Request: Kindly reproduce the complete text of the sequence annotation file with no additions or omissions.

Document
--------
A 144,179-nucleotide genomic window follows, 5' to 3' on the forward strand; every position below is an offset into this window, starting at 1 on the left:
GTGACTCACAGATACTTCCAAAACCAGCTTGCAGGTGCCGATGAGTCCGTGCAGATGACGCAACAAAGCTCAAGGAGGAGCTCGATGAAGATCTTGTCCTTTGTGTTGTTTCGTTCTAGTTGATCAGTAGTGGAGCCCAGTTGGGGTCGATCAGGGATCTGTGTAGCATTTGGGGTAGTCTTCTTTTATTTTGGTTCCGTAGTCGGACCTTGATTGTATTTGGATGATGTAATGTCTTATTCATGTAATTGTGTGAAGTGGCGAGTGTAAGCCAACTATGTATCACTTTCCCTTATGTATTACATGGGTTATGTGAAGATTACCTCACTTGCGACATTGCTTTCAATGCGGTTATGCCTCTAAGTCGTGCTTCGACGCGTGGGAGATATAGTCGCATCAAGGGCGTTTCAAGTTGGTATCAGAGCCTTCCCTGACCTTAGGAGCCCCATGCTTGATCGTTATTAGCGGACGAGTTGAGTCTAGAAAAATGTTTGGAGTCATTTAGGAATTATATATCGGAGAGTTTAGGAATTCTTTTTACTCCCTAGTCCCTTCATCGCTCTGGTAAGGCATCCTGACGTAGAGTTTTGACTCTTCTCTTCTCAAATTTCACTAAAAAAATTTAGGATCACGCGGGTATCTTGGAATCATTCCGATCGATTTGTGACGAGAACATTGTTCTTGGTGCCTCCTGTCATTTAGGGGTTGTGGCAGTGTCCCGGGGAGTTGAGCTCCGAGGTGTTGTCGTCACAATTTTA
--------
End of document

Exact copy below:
A 144,179-nucleotide genomic window follows, 5' to 3' on the forward strand; every position below is an offset into this window, starting at 1 on the left:
GTGACTCACAGATACTTCCAAAACCAGCTTGCAGGTGCCGATGAGTCCGTGCAGATGACGCAACAAAGCTCAAGGAGGAGCTCGATGAAGATCTTGTCCTTTGTGTTGTTTCGTTCTAGTTGATCAGTAGTGGAGCCCAGTTGGGGTCGATCAGGGATCTGTGTAGCATTTGGGGTAGTCTTCTTTTATTTTGGTTCCGTAGTCGGACCTTGATTGTATTTGGATGATGTAATGTCTTATTCATGTAATTGTGTGAAGTGGCGAGTGTAAGCCAACTATGTATCACTTTCCCTTATGTATTACATGGGTTATGTGAAGATTACCTCACTTGCGACATTGCTTTCAATGCGGTTATGCCTCTAAGTCGTGCTTCGACGCGTGGGAGATATAGTCGCATCAAGGGCGTTTCAAGTTGGTATCAGAGCCTTCCCTGACCTTAGGAGCCCCATGCTTGATCGTTATTAGCGGACGAGTTGAGTCTAGAAAAATGTTTGGAGTCATTTAGGAATTATATATCGGAGAGTTTAGGAATTCTTTTTACTCCCTAGTCCCTTCATCGCTCTGGTAAGGCATCCTGACGTAGAGTTTTGACTCTTCTCTTCTCAAATTTCACTAAAAAAATTTAGGATCACGCGGGTATCTTGGAATCATTCCGATCGATTTGTGACGAGAACATTGTTCTTGGTGCCTCCTGTCATTTAGGGGTTGTGGCAGTGTCCCGGGGAGTTGAGCTCCGAGGTGTTGTCGTCACAATTTTA